Krishnamurti’s teaching is perceived as rather complex, and he himself characterized it in the same spirit, but it is complex only in the form of delivery and expression. Krishnamurti was inclined to excessive intellectualization and verbosity where it was possible to say everything more simply. It cannot be ruled out that direct communication with him made a far stronger impression on listeners – because of the force of his presence – and that is why he attracted people to himself. Possibly, it was just this form of delivery that attracted the people of that time, and perhaps Krishnamurti simply could not express his teaching otherwise. Furthermore, as we recall, the process of expression seemingly flowed in him spontaneously. Regardless of the case, his popularity during his lifetime was rather high. He was and remains a spiritual authority, whose books are constantly reprinted, and that means they are read.
Krishnamurti himself believed that if he were some kind of unique person, then his efforts to disseminate the Truth had no sense. I would say that that descriptions of states of higher awareness would not have sense if there are no paths to acquiring it. What sense is there in describing enlightenment, tempting people with a description of higher inner states, but not showing them the way to achieve them? I do not know. Even so, the state itself of a higher or full awareness was reached by many people before Krishnamurti and is not unique in that sense. They were expressed somewhat differently, although the essence remained the same. Therefore, only Krishnamurti’s destiny remains unique and, of course, he himself, but his teaching not at all.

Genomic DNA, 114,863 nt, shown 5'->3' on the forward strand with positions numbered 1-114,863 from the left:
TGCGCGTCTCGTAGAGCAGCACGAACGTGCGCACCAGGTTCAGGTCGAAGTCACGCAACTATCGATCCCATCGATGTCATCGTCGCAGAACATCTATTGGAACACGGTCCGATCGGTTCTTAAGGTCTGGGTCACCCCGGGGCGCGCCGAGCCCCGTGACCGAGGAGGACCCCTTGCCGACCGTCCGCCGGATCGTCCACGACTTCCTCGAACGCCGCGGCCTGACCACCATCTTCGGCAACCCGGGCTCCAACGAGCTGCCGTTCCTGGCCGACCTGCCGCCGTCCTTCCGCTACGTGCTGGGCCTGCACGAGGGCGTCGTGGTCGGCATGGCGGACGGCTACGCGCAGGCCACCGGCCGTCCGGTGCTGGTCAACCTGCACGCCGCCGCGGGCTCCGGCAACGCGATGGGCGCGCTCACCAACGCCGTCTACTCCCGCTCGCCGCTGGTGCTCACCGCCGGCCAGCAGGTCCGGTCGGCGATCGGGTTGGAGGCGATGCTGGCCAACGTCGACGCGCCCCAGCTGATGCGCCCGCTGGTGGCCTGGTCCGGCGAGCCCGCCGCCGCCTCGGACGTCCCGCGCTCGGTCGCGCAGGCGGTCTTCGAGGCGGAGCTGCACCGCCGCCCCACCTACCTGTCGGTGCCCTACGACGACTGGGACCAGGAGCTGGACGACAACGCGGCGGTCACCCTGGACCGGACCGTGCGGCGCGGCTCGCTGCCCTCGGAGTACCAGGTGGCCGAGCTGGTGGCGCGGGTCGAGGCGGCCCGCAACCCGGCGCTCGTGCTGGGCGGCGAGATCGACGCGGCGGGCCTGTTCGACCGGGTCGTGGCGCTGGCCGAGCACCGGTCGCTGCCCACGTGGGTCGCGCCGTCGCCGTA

There is one more question – what would have happened with the strange Indian youth if the Theosophists had not taken him on? Most likely, he would not have become a Teacher with worldwide renown, but would have turned into a provincial holy man, who are a dime a dozen in India. Thus, fate and the unknown Force led him – albeit on a somewhat strange and harsh path – toward the fulfillment of the mission and role of a Teacher. And as much as Krishnamurti himself denies the existence of paths to the Truth, he himself passed along one of them, refusing, it is true, to appreciate his experience. He fulfilled his Work in the way he could, or as he considered necessary. He gave people knowledge without presupposing the gaining of experience, but perhaps that is precisely what they needed. The Lord knows better.